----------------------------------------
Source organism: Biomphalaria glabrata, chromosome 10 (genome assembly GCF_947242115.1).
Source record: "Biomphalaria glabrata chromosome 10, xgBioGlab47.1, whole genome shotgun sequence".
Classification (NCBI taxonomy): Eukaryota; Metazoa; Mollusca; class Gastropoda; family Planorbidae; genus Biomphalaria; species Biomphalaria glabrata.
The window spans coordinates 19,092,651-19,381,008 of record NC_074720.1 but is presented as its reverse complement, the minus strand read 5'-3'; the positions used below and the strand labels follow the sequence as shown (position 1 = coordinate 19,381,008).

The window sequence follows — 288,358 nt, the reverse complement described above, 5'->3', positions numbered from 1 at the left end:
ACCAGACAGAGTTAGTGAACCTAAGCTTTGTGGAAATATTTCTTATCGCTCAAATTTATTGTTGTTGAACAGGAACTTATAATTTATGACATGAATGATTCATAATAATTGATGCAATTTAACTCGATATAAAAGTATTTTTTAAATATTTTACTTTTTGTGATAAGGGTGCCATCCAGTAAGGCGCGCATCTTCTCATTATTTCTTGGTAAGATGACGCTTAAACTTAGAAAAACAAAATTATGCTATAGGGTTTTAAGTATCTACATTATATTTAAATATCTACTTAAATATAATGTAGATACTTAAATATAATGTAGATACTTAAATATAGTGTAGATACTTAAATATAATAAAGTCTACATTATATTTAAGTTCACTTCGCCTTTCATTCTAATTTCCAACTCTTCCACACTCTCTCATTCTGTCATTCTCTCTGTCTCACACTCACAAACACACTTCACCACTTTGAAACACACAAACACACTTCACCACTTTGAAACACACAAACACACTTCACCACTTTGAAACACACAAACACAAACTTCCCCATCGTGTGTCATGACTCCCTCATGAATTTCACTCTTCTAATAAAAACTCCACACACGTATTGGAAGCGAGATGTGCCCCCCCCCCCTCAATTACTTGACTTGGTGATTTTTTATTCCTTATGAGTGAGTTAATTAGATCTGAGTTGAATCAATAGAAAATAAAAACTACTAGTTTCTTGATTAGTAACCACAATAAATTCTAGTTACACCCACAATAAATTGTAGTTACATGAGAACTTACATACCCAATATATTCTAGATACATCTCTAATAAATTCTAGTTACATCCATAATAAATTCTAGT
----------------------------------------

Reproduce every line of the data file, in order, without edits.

Source organism: Biomphalaria glabrata, chromosome 10 (genome assembly GCF_947242115.1).
Source record: "Biomphalaria glabrata chromosome 10, xgBioGlab47.1, whole genome shotgun sequence".
Classification (NCBI taxonomy): Eukaryota; Metazoa; Mollusca; class Gastropoda; family Planorbidae; genus Biomphalaria; species Biomphalaria glabrata.
The window spans coordinates 19,092,651-19,381,008 of record NC_074720.1 but is presented as its reverse complement, the minus strand read 5'-3'; the positions used below and the strand labels follow the sequence as shown (position 1 = coordinate 19,381,008).

The window sequence follows — 288,358 nt, the reverse complement described above, 5'->3', positions numbered from 1 at the left end:
ACCAGACAGAGTTAGTGAACCTAAGCTTTGTGGAAATATTTCTTATCGCTCAAATTTATTGTTGTTGAACAGGAACTTATAATTTATGACATGAATGATTCATAATAATTGATGCAATTTAACTCGATATAAAAGTATTTTTTAAATATTTTACTTTTTGTGATAAGGGTGCCATCCAGTAAGGCGCGCATCTTCTCATTATTTCTTGGTAAGATGACGCTTAAACTTAGAAAAACAAAATTATGCTATAGGGTTTTAAGTATCTACATTATATTTAAATATCTACTTAAATATAATGTAGATACTTAAATATAATGTAGATACTTAAATATAGTGTAGATACTTAAATATAATAAAGTCTACATTATATTTAAGTTCACTTCGCCTTTCATTCTAATTTCCAACTCTTCCACACTCTCTCATTCTGTCATTCTCTCTGTCTCACACTCACAAACACACTTCACCACTTTGAAACACACAAACACACTTCACCACTTTGAAACACACAAACACACTTCACCACTTTGAAACACACAAACACAAACTTCCCCATCGTGTGTCATGACTCCCTCATGAATTTCACTCTTCTAATAAAAACTCCACACACGTATTGGAAGCGAGATGTGCCCCCCCCCCCTCAATTACTTGACTTGGTGATTTTTTATTCCTTATGAGTGAGTTAATTAGATCTGAGTTGAATCAATAGAAAATAAAAACTACTAGTTTCTTGATTAGTAACCACAATAAATTCTAGTTACACCCACAATAAATTGTAGTTACATGAGAACTTACATACCCAATATATTCTAGATACATCTCTAATAAATTCTAGTTACATCCATAATAAATTCTAGT